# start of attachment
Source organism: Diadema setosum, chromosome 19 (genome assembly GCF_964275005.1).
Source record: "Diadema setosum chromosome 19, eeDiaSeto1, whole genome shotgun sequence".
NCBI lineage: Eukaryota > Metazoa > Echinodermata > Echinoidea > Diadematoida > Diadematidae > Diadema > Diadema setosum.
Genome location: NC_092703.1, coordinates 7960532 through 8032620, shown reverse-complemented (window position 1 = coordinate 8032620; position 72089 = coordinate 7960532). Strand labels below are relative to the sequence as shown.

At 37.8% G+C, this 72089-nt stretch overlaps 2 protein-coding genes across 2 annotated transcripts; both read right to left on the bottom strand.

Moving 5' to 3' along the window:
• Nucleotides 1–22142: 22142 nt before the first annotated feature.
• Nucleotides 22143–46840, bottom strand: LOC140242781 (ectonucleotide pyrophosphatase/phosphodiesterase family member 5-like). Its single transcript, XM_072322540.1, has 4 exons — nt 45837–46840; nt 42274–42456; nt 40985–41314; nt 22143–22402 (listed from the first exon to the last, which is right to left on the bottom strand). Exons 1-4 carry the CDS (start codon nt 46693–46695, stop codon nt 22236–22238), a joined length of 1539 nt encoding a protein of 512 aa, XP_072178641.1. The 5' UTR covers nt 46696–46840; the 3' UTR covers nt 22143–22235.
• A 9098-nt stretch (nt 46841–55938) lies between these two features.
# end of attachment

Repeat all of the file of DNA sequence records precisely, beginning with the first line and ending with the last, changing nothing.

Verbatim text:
Source organism: Diadema setosum, chromosome 19 (genome assembly GCF_964275005.1).
Source record: "Diadema setosum chromosome 19, eeDiaSeto1, whole genome shotgun sequence".
NCBI lineage: Eukaryota > Metazoa > Echinodermata > Echinoidea > Diadematoida > Diadematidae > Diadema > Diadema setosum.
Genome location: NC_092703.1, coordinates 7960532 through 8032620, shown reverse-complemented (window position 1 = coordinate 8032620; position 72089 = coordinate 7960532). Strand labels below are relative to the sequence as shown.

At 37.8% G+C, this 72089-nt stretch overlaps 2 protein-coding genes across 2 annotated transcripts; both read right to left on the bottom strand.

Moving 5' to 3' along the window:
• Nucleotides 1–22142: 22142 nt before the first annotated feature.
• Nucleotides 22143–46840, bottom strand: LOC140242781 (ectonucleotide pyrophosphatase/phosphodiesterase family member 5-like). Its single transcript, XM_072322540.1, has 4 exons — nt 45837–46840; nt 42274–42456; nt 40985–41314; nt 22143–22402 (listed from the first exon to the last, which is right to left on the bottom strand). Exons 1-4 carry the CDS (start codon nt 46693–46695, stop codon nt 22236–22238), a joined length of 1539 nt encoding a protein of 512 aa, XP_072178641.1. The 5' UTR covers nt 46696–46840; the 3' UTR covers nt 22143–22235.
• A 9098-nt stretch (nt 46841–55938) lies between these two features.